For the ways of man are before the eyes of the LORD, and he pondereth all his goings. — Proverbs 5:21 KJV
“If looks could kill...” This common phase is used often to convey our attitudes and perceptions about outward appearance. Perhaps you have used this statement or have even suffered its cruel criticism.
Looks! Appearances! We can feel warmly embraced by them or kept at a distance through their cold indifference or hateful glare.
Anchorage police said they arrested a 22-year-old Anchorage man for two outstanding arrest warrants after he lied about his name during a traffic stop on the Glenn Highway around 2:30 p.m. on Oct. 26.
An officer northbound on the Glenn saw a Honda Accord quickly change lanes and speed up to 80 or 85 mph, police spokeswoman Marlene Lammers said. The officer stopped the car between the Birchwood exits.
I’m probably preaching to the choir, because when I recently asked several people where they would like to live if they could live anywhere in the world, most of them quickly responded: “Alaska.”
But still, it’s sometimes easy to forget just what we have here.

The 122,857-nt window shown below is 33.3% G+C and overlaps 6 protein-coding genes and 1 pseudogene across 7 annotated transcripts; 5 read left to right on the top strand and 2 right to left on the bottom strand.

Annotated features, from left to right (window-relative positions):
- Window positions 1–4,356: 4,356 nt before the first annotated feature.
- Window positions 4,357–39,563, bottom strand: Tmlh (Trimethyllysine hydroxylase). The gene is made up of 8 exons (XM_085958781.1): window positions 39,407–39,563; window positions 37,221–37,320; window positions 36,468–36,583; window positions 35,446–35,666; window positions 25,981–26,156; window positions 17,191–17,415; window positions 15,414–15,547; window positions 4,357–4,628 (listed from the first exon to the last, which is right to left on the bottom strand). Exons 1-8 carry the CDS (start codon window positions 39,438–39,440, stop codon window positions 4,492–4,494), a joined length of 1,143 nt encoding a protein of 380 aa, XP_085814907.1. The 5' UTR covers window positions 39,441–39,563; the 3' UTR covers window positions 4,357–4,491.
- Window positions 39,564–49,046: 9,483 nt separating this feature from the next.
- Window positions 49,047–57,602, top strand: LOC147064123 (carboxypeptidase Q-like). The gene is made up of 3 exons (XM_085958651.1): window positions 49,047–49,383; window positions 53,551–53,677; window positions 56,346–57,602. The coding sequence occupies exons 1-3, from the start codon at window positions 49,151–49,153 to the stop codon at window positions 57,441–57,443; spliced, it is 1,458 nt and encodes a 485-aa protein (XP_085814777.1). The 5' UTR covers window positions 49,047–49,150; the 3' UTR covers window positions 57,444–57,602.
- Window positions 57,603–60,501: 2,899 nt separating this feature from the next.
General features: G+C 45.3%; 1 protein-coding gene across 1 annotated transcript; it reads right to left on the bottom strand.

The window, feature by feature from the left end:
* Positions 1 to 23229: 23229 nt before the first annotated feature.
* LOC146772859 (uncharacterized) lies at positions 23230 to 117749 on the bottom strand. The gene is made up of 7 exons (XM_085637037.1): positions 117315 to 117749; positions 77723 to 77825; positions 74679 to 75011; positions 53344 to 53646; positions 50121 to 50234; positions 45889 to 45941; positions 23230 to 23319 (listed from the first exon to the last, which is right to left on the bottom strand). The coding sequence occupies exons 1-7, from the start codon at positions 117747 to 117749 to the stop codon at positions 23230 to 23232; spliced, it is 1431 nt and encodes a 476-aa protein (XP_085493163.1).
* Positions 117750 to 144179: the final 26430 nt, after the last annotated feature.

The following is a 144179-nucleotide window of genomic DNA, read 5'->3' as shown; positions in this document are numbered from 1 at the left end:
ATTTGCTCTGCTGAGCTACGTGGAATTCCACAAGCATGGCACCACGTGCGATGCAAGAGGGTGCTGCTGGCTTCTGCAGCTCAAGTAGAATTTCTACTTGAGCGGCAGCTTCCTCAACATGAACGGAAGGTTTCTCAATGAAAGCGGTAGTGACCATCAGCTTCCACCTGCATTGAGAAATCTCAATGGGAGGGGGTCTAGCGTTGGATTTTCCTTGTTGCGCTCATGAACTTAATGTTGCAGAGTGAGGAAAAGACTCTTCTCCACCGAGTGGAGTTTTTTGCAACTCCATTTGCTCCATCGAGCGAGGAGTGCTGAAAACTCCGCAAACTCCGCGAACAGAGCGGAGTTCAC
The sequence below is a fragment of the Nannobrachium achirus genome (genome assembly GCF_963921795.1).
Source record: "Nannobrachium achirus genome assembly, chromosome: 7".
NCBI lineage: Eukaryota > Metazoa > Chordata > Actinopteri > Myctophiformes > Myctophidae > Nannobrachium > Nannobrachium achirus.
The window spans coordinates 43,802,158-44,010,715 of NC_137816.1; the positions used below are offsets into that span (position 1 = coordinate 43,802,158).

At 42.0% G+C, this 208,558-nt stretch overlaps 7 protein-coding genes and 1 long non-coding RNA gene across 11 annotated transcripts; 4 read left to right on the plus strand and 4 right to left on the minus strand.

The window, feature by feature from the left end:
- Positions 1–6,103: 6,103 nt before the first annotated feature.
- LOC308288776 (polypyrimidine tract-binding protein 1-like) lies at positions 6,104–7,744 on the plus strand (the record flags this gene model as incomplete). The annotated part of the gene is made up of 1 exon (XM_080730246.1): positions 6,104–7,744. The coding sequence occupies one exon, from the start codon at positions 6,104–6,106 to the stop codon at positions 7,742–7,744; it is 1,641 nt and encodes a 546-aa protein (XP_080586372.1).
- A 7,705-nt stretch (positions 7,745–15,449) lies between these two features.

The cynical might say, “Yeah…about six months of cold and dark.”
If that’s the way people felt about it, I wonder why nearly half of those who live here once and relocate, return at some point. Again, that’s my own informal survey after living in Alaska more than six decades.
If you think giving up meat to become either vegan or vegetarian will destroy your chances of eating out — think again. This monthly column explores the vegetarian and vegan opportunities in Eagle River and Anchorage area restaurants. It will also look at other healthy options available in area restaurants like whole grains and low fat.
Lunch at Eagle River Piccolino’s/Greek/Italian Cuisine on the Old Glenn; next to NAPA.
Mary L. Willis, a former resident of Montesano, Washington who had resided in Eagle River, Alaska with her family for the last two years, passed away peacefully at the Elmendorf Hospital Monday, Oct. 31, 2011.